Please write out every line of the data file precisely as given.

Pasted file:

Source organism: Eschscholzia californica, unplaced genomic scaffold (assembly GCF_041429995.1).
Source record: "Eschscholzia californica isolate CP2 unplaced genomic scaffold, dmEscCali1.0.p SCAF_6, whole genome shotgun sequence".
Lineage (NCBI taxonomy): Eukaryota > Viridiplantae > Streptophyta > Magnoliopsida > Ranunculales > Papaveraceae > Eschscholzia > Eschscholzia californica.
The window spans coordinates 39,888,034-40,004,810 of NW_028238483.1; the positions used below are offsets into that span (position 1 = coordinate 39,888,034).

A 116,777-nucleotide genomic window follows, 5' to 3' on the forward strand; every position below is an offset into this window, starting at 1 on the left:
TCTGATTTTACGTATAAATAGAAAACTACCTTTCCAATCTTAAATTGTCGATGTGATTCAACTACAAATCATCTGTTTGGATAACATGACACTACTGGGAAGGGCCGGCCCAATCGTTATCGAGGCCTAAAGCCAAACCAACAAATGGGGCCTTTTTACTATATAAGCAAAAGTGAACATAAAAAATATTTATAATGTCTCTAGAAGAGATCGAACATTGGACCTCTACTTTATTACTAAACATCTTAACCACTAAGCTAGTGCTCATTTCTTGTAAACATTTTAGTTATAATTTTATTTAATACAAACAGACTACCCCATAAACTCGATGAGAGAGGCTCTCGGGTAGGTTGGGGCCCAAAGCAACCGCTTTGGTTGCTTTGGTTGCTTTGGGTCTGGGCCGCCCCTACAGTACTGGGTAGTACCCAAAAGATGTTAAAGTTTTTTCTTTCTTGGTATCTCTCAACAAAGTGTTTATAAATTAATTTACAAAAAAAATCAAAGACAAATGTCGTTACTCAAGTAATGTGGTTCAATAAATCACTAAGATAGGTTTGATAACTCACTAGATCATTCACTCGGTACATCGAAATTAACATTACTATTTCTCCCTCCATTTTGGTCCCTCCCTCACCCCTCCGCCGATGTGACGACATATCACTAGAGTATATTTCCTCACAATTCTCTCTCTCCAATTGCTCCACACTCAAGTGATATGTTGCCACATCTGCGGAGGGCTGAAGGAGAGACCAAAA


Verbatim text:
Source organism: Eschscholzia californica, unplaced genomic scaffold (assembly GCF_041429995.1).
Source record: "Eschscholzia californica isolate CP2 unplaced genomic scaffold, dmEscCali1.0.p SCAF_6, whole genome shotgun sequence".
Lineage (NCBI taxonomy): Eukaryota > Viridiplantae > Streptophyta > Magnoliopsida > Ranunculales > Papaveraceae > Eschscholzia > Eschscholzia californica.
The window spans coordinates 39,888,034-40,004,810 of NW_028238483.1; the positions used below are offsets into that span (position 1 = coordinate 39,888,034).

A 116,777-nucleotide genomic window follows, 5' to 3' on the forward strand; every position below is an offset into this window, starting at 1 on the left:
TCTGATTTTACGTATAAATAGAAAACTACCTTTCCAATCTTAAATTGTCGATGTGATTCAACTACAAATCATCTGTTTGGATAACATGACACTACTGGGAAGGGCCGGCCCAATCGTTATCGAGGCCTAAAGCCAAACCAACAAATGGGGCCTTTTTACTATATAAGCAAAAGTGAACATAAAAAATATTTATAATGTCTCTAGAAGAGATCGAACATTGGACCTCTACTTTATTACTAAACATCTTAACCACTAAGCTAGTGCTCATTTCTTGTAAACATTTTAGTTATAATTTTATTTAATACAAACAGACTACCCCATAAACTCGATGAGAGAGGCTCTCGGGTAGGTTGGGGCCCAAAGCAACCGCTTTGGTTGCTTTGGTTGCTTTGGGTCTGGGCCGCCCCTACAGTACTGGGTAGTACCCAAAAGATGTTAAAGTTTTTTCTTTCTTGGTATCTCTCAACAAAGTGTTTATAAATTAATTTACAAAAAAAATCAAAGACAAATGTCGTTACTCAAGTAATGTGGTTCAATAAATCACTAAGATAGGTTTGATAACTCACTAGATCATTCACTCGGTACATCGAAATTAACATTACTATTTCTCCCTCCATTTTGGTCCCTCCCTCACCCCTCCGCCGATGTGACGACATATCACTAGAGTATATTTCCTCACAATTCTCTCTCTCCAATTGCTCCACACTCAAGTGATATGTTGCCACATCTGCGGAGGGCTGAAGGAGAGACCAAAA